Politics & Government

Some ‘Business Leaders for Jim Gray’ slow to pull out their checkbooks

Lexington Mayor Jim Gray, the Democratic candidate for U.S. Senate, at the Fancy Farm Picnic August 6, 2016 at Fancy Farm, Ky.
Lexington Mayor Jim Gray, the Democratic candidate for U.S. Senate, at the Fancy Farm Picnic August 6, 2016 at Fancy Farm, Ky.

If money talks in politics, some of the “Business Leaders for Jim Gray” are staying noticeably silent.

Gray, the Democratic nominee for U.S. Senate against Republican Sen. Rand Paul, announced last week a bipartisan group of 27 Kentucky business leaders who support his candidacy. One third of those business leaders, though, had not donated to Gray as of June 30, the date of the most recent campaign finance filings.

One of them, Mike Bellissimo of Humana, has made bi-weekly donations to a political action committee that contributed $10,000 to Paul for the 2016 election — the maximum allowed by a PAC.

Two others have contributed to PACs in past years that supported Paul in 2016, while another donated both to Gray and the Kentucky Republican Party. Two donated to Gov. Matt Bevin in 2015.

“That’s fine with me,” Gray said. “There was no litmus test associated with contributions. I invited people who I felt like are leaders in the business community and represent diverse leadership within the community.”

Gray said he believed most of the group had donated to his campaign, noting that it is possible they have donated since June 30.

At the time, Paul was leading Gray in cash on hand by more than $1 million, even though Gray had loaned his campaign $1 million of his own money.

Through June, Gray had received about $63,000 from the business leaders on his list. One third of them had donated the maximum a person can contribute, $5,400.

Stephen Voss, a political science professor at the University of Kentucky, said donating to campaigns is a strategic decision.

“Ponying money up for a candidate is a strong and credible sign of support,” Voss said. “The fact they didn’t put money up means they’re not sending that strong signal. It doesn’t mean they’re not for him, but it does send a weaker signal to other people who are trying to decide to get on board.”

Voss added that some in the group probably just haven’t gotten around to donating yet.

Drura Parrish, the CEO of a startup machining manufacturing company called MakeTime, is one of them.

“It’s all just a matter of timing, personally,” Parrish said.

Parrish plans on donating before the Nov. 8 election but said the social capital provided by the group of business leaders is just as important.

“Words and presence have increasingly more currency,” Parrish said. “And from a business perspective, the true capital that we represent exudes jobs, which is more than just money.”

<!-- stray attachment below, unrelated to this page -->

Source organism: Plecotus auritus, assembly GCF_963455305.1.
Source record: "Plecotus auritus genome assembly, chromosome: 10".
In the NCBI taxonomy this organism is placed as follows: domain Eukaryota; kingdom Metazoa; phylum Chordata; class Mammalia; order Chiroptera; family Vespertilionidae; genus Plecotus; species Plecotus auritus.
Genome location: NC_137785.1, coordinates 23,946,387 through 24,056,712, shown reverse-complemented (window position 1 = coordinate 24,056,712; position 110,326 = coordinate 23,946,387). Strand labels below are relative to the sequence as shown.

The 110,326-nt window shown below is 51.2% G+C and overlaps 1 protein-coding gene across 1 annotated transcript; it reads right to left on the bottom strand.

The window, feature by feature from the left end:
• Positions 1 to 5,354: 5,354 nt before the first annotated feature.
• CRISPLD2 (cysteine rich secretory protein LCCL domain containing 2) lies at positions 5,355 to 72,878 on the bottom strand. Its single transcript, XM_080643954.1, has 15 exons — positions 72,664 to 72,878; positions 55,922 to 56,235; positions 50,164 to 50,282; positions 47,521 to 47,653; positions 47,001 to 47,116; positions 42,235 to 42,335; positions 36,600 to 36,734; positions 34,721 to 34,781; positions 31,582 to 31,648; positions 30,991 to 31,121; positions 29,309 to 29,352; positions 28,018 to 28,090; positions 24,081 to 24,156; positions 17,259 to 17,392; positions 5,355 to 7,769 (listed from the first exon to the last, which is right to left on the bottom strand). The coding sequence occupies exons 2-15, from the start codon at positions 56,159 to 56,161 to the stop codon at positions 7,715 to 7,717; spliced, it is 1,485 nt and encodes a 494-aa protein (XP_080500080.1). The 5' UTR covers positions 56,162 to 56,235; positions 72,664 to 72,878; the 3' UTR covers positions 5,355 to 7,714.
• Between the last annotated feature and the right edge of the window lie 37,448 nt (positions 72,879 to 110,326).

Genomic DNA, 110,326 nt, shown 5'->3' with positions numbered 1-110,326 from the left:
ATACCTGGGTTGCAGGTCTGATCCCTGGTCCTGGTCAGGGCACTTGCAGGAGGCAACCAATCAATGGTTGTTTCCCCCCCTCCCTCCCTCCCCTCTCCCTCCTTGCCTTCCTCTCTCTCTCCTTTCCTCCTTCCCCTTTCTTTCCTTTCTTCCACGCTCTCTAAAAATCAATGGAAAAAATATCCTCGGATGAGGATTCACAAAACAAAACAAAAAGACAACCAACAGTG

Bellissimo, the enterprise vice president for commercial service operations at Humana, has a picture of Hillary Clinton as his Twitter avatar and Facebook profile picture. His old Facebook profile picture was a picture of Donald Trump that said “Nope.”

Bellissimo, though, has contributed to the Humana Political Action Committee since July 2015.

The 2016 Senate candidate who has received the most support from Humana’s PAC nationwide is Rand Paul.

Bellissimo, who did not return phone messages seeking comment, had made no donation to Gray as of June 30.

Humana’s PAC donates to both Republicans and Democrats, but has spent more on Republicans in 2016. The House candidate who has received the most support from Humana is U.S. Rep. Andy Barr, R-Lexington.

“It shows that there’s independent thinking within those that work for Humana and that’s a good thing,” Gray said. “It’s no surprise that big companies, big health care companies, those who are in health care are supporting incumbents right now. There are a lot of big problems that have got to be fixed in health care right now and it’s going to affect everybody.”

Throughout the campaign, Gray has attempted to play up his business background to win over voters. He has been mayor of Lexington since January 2011 but previously ran his family’s construction company. On Labor Day, he released a plan detailing how he would create jobs if elected.

Voss said Gray is in a perfect position to tout his business background, partially because of the lack of establishment money coming into his campaign.

“Because the party is not really focused here, they’re focused in Ohio, they’re focused in some of those more promising areas for Democrats, it seems that he can do what wise candidates always try to do, which is to try to go for the middle-of-the-road voter,” Voss said. “I mean those are the ones that ultimately decide elections. And it’s usually those outside donors and those party officials that keep a Democrat from trying to appeal to the middle of the state where they need to do so.”

The majority of Business Leaders for Gray have a long history of donating to Democrats, but a few of them have consistently donated to Republicans, including Ray Ball, the president of Ball Homes; Warren Rosenthal, the founder of Long John Silver’s; and Craig Turner, the CEO of CRM Companies and MedPro.

“People support candidates in various ways and that’s up to them,” Gray said. “One of those ways is to write a check. Another way is to give counsel and advice.”

Daniel Desrochers: 502-875-3793, @drdesrochers, @BGPolitics

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